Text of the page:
Thursday, March 12, 2009

Underperforming Assets, Workouts, and Management

Via Newmark's Door, Secretgeek on "The Deadly Cycle of Meetingitis." Here’s an excerpt:


  1. Q:What do managers do when they're stressed?
    • A:They call a meeting.
  2. Q:What gets managers stressed out?
    • A:When projects are not making progress.
  3. Q:When do projects fail to make progress?
    • A:When people spend too much time in meetings.

Secretgeek is talking about programming code crises, but the cycle applies to any situation which creates manager stress. The important part of this cycle is the root cause – it’s not the status of the project, it’s the manager’s stress.

Underperforming assets and workouts are inherently stressful to management, and are particularly prone to meetingitis (and it’s nephew, reportitis). Some managers are not comfortable unless they know the status of every deal, all the time. Secretgeek’s solution:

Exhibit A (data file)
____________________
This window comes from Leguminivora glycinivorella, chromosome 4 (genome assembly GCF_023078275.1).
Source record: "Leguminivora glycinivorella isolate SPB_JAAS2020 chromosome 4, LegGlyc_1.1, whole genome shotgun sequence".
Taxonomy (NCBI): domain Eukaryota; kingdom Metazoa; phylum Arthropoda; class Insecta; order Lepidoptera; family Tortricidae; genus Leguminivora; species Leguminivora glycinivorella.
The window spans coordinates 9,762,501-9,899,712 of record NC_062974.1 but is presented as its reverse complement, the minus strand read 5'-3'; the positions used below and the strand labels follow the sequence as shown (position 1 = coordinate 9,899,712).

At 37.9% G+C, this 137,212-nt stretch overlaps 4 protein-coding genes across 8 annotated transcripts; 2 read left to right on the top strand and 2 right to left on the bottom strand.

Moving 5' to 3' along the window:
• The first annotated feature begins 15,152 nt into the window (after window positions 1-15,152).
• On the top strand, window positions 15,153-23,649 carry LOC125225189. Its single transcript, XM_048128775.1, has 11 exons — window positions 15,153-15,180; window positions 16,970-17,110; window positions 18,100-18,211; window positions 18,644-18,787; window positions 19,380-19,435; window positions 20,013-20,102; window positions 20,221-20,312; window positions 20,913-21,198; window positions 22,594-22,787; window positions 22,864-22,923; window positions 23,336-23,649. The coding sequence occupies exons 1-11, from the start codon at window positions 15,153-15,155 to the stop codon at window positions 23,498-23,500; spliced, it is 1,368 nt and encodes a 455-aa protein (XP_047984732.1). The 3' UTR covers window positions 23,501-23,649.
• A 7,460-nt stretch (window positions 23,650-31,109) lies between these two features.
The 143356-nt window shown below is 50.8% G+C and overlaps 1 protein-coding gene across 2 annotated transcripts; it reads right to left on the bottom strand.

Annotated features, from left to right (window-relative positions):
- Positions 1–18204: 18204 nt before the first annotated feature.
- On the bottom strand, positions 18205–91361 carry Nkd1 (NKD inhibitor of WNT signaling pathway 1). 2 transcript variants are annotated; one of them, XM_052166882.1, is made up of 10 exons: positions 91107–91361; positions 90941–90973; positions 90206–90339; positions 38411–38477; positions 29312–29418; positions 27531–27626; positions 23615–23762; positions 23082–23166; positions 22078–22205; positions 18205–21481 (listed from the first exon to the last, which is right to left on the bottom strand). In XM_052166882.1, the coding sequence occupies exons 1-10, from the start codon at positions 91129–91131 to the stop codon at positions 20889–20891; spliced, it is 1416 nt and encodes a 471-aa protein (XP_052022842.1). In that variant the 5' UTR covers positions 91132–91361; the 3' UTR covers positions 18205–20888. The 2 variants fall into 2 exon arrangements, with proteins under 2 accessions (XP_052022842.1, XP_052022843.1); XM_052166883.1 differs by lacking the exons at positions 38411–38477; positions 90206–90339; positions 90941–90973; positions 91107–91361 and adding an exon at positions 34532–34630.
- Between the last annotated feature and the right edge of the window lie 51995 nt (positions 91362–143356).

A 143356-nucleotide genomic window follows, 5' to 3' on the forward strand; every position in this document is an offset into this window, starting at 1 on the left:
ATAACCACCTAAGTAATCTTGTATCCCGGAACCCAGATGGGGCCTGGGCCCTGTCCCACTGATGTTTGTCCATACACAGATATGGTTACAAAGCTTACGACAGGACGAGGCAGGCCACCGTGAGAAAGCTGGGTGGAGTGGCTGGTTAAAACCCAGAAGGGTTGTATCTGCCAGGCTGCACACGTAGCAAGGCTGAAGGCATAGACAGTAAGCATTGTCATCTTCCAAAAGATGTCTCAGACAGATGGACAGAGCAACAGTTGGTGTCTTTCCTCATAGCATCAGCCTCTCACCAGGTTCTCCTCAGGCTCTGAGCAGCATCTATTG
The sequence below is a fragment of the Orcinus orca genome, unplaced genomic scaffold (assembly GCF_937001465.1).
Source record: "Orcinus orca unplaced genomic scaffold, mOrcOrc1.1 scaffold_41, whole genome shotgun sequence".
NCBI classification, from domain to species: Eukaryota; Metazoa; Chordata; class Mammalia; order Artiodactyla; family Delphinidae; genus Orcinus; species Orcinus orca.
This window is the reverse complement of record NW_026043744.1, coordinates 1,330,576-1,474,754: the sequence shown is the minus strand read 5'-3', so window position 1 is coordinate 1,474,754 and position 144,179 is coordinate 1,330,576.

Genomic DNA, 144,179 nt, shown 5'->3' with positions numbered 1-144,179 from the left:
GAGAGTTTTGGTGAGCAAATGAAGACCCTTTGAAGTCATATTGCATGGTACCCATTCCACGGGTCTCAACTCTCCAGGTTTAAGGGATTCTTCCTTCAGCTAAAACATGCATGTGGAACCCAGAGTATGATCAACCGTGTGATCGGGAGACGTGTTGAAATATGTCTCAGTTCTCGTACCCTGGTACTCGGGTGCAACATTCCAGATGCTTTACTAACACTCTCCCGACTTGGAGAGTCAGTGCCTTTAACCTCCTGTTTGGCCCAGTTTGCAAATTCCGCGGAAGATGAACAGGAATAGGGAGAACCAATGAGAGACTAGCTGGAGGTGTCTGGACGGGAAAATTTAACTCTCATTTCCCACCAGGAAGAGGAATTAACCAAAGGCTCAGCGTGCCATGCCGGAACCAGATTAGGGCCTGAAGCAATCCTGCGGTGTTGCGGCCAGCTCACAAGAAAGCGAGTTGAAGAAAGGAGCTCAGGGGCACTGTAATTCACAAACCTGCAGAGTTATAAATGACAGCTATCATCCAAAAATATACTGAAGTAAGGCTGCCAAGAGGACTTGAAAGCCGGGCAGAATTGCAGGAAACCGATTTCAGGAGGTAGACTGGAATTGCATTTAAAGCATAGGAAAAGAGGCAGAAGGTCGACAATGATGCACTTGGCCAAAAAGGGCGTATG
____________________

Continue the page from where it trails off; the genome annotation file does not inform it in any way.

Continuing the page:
Communicate more, in order to meet less. Be proactive in your communication. Don't wait for them to call a meeting. Tell them what's going on. Produce regular reports. Don't "promise" to produce regular reports -- just produce them. Let them listen in on some of your day to day chatter. If you have daily standups, bring the manager in. Stop baffling them with technical mumbo jumbo. Feed them edible slices of information. Walk them through it in bite-sized chunks. Give them documentation tasks to keep them feeling important. Give them communication tasks. Draw pictures for them to stick on the wall of their office.

This approach might work for coding, but I don’t think it works very well for special assets. In my experience managers only calm down when they develop confidence their workout people are on top of their deals and elevate issues when necessary. It takes time and positive experience for workout people to develop that kind of credibility with their management (more on that here). Unfortunately, that level of confidence may never develop if the manager believes progress is a result of their involvement and not their staff’s work.